Wattflyer RC Network: RC Universe :: RCU Magazine :: RCU Forums :: RCU Classifieds :: RCU User Reviews :: RCU YouTube
Home Who's Online Calendar Today's Posts RealTime Post Spy Mark Forums Read
Go Back   WattFlyer RC Electric Flight Forums - Discuss radio control eflight > Electric R/C Airplanes > General Electric Discussions
Register Members List Wattflyer Extras Articles Search Today's Posts Mark Forums Read Social Groups

General Electric Discussions Talk about topics related to e-powered RC flying

Thank you for your support (hide ads)
Reply
 
Thread Tools Display Modes
Old 06-21-2014, 02:50 AM   #1
garyp1029
Member
 
Join Date: Mar 2014
Posts: 57
Thanked 0 Times in 0 Posts
iTrader: (0)
Friends: (0)
Default Dynam Waco Aileron/Rudder Mixing

I have never tried mixing on any plane and wonder if the Waco would benefit from aileron/rudder mixing. If so, what would be your suggestion as to the proper degree/amount of the mix? How about switching from a non-mix on takeoff to a mix during flight? Thanks. Gary
garyp1029 is offline  
  Reply With Quote
Old 06-21-2014, 12:00 PM   #2
fhhuber
Super Contributor
 
fhhuber's Avatar
 
Join Date: Mar 2013
Posts: 2,030
Thanked 196 Times in 187 Posts
iTrader: (0)
Friends: (1)
Default

Aileron-rudder mix is typically used to combat "Adverse Yaw" which is generally worse for flat bottom (or under-chambered) airfoils and low airspeed.

In many cases its better to use differential aileron throw than to use the aileron-rudder mix unless you are trying to correct for trims needed when doing knife-edge (when you'd mix rudder to aileron to counter the rudder trying to roll the airplane)

You can use the aileron-rudder mix for low speed flight where you might experience adverse yaw and turn the mix of for higher airspeed.... That can help some aircraft, especially for landing approach. But even then, the use of differential is superior to use of aileron-rudder mix in most cases.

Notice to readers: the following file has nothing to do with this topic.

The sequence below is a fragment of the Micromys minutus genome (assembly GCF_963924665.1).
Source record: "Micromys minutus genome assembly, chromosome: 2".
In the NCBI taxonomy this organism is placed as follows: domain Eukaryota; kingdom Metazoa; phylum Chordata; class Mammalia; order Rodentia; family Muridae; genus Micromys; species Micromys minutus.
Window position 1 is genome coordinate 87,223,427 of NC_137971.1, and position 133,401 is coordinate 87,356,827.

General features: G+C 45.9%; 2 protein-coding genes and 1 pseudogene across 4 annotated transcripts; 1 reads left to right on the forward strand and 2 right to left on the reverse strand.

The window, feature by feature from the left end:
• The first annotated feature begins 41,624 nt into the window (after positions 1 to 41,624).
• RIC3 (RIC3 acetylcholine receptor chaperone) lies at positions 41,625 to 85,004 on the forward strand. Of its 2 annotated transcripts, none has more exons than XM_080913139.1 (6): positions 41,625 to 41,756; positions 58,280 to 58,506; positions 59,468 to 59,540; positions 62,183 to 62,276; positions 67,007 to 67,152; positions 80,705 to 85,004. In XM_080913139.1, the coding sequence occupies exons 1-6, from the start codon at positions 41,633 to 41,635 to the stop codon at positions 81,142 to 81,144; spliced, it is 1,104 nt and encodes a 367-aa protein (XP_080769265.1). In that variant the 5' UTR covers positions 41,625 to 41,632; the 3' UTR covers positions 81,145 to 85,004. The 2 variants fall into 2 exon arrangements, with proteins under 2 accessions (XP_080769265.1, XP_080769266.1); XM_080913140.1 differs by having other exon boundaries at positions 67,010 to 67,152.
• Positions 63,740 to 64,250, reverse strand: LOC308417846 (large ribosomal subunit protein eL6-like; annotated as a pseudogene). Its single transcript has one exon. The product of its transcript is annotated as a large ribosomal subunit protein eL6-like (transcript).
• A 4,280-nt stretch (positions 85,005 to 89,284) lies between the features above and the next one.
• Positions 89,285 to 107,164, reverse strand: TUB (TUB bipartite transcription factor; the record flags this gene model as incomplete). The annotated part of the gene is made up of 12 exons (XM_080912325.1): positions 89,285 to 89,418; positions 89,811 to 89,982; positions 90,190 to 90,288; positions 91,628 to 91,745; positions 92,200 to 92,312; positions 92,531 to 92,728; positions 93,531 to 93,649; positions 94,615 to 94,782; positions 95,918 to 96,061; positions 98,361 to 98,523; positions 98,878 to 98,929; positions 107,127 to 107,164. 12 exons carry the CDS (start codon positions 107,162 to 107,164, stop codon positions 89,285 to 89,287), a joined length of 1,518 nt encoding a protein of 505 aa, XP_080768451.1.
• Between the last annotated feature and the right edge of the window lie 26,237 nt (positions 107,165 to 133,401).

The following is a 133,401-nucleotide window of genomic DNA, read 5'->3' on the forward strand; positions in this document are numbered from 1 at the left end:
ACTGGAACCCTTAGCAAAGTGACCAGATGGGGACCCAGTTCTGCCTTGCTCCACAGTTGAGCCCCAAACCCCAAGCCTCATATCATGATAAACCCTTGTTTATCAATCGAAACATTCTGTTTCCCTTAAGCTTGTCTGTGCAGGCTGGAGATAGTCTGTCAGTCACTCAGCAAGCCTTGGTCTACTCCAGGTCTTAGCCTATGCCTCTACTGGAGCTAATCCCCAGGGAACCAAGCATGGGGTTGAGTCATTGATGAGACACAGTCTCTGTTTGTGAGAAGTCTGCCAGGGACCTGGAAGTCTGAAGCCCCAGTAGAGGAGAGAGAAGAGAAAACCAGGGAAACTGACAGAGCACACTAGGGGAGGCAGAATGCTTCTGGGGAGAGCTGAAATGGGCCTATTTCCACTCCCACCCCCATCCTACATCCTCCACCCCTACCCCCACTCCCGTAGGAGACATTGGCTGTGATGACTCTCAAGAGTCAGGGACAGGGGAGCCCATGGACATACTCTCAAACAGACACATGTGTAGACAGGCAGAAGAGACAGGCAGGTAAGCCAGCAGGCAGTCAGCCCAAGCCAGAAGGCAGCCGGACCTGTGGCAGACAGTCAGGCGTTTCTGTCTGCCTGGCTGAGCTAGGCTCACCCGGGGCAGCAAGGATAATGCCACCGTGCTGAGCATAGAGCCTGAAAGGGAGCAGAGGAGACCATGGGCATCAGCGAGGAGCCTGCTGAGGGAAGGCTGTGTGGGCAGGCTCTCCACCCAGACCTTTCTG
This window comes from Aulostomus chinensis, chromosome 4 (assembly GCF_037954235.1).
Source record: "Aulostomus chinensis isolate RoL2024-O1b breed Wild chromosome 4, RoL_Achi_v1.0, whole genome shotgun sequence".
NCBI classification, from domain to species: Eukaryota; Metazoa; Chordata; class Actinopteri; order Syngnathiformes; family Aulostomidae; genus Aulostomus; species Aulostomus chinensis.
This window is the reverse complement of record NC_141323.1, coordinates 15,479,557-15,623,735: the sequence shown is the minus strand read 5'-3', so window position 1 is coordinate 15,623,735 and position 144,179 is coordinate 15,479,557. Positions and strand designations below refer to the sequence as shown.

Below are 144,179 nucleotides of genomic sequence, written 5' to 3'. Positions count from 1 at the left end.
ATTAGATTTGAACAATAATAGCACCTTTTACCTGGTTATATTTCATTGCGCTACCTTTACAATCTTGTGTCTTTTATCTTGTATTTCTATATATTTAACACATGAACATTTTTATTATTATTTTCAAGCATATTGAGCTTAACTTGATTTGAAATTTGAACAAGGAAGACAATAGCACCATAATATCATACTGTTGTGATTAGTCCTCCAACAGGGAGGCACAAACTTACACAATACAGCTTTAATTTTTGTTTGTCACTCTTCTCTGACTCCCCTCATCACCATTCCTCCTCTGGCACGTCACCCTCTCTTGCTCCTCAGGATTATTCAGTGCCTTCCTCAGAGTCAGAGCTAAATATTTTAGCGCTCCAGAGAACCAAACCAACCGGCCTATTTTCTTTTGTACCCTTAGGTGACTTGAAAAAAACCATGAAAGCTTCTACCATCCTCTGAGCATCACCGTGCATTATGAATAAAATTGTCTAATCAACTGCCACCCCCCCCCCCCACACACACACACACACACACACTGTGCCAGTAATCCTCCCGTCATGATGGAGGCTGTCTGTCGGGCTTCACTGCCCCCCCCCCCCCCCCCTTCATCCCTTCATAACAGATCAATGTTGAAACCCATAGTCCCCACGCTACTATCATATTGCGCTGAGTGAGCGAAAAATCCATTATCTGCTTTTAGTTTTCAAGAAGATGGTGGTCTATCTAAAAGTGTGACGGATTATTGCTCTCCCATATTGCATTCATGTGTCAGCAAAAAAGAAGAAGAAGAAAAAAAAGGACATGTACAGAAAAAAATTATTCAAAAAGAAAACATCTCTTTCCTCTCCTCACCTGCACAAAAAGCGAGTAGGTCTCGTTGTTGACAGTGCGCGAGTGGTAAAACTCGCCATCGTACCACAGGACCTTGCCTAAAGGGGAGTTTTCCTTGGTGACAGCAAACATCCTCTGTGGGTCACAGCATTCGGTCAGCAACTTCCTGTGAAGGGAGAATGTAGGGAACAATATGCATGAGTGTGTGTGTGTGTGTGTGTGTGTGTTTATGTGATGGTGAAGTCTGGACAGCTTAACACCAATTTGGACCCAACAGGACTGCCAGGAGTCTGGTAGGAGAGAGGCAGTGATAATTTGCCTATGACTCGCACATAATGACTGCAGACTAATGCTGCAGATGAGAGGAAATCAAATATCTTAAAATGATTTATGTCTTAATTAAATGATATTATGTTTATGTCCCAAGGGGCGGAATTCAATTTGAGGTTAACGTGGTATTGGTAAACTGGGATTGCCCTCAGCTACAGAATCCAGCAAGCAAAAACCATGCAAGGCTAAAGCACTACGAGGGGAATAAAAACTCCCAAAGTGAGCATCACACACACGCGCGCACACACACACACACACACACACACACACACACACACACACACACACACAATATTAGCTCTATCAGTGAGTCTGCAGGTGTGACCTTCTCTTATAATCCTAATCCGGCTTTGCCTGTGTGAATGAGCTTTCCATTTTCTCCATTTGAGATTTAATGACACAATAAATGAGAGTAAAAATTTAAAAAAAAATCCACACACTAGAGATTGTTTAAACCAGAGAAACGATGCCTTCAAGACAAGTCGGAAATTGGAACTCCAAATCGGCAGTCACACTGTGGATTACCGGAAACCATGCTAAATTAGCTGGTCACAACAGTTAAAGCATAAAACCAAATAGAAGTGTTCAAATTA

Many computer radios have a differential aileron function which can be put on a switch. Check your radio's instructions.

Differential can be done mechanically or electronically.

Mechanical differential is VERY EASY: (especially with one servo per aileron as with all of these Dynam models)
If the aileron horn is on the bottom of the wing (as with all of the Dynam models) center the servo then adjust the arm so it is pointed forward somewhat (more forward = more differential) Then the linkage will give more push than pull and the aileron will move up more than down.
Match the amount for both sides.
If the control horn is on top then you angle the servo arm back instead of forward

Simple and very effective.

The issue being addressed is a tendency to have the downward moving aileron add so much drag that the airplane might tend to yaw opposed to the commanded direction of applied aileron. In extreme cases this can cause the airplane to turn opposed to the direction desired and applying more aileron trying to get the desired response would just initiate a snap into a spin.

If you are not noticing a problem with adverse yaw there is no reason to do the aileron-rudder mix or to use differential ailerons.
(If it ain't broke then don't fix it)
fhhuber is offline  
  Reply With Quote
Old 06-21-2014, 06:25 PM   #3
JetPlaneFlyer
Super Contributor
 
JetPlaneFlyer's Avatar
 
Join Date: Mar 2009
Location: Aberdeen, Scotland
Posts: 4,256
Thanked 471 Times in 439 Posts
Awards Showcase

5kW  Outstanding Contributor Award  1kW 
iTrader: (0)
Friends: (8)
Default

Or just use your little used left thumb to apply a bit of rudder in the turns
JetPlaneFlyer is offline  
  Reply With Quote
Old 06-21-2014, 10:00 PM   #4
mclarkson
Super Contributor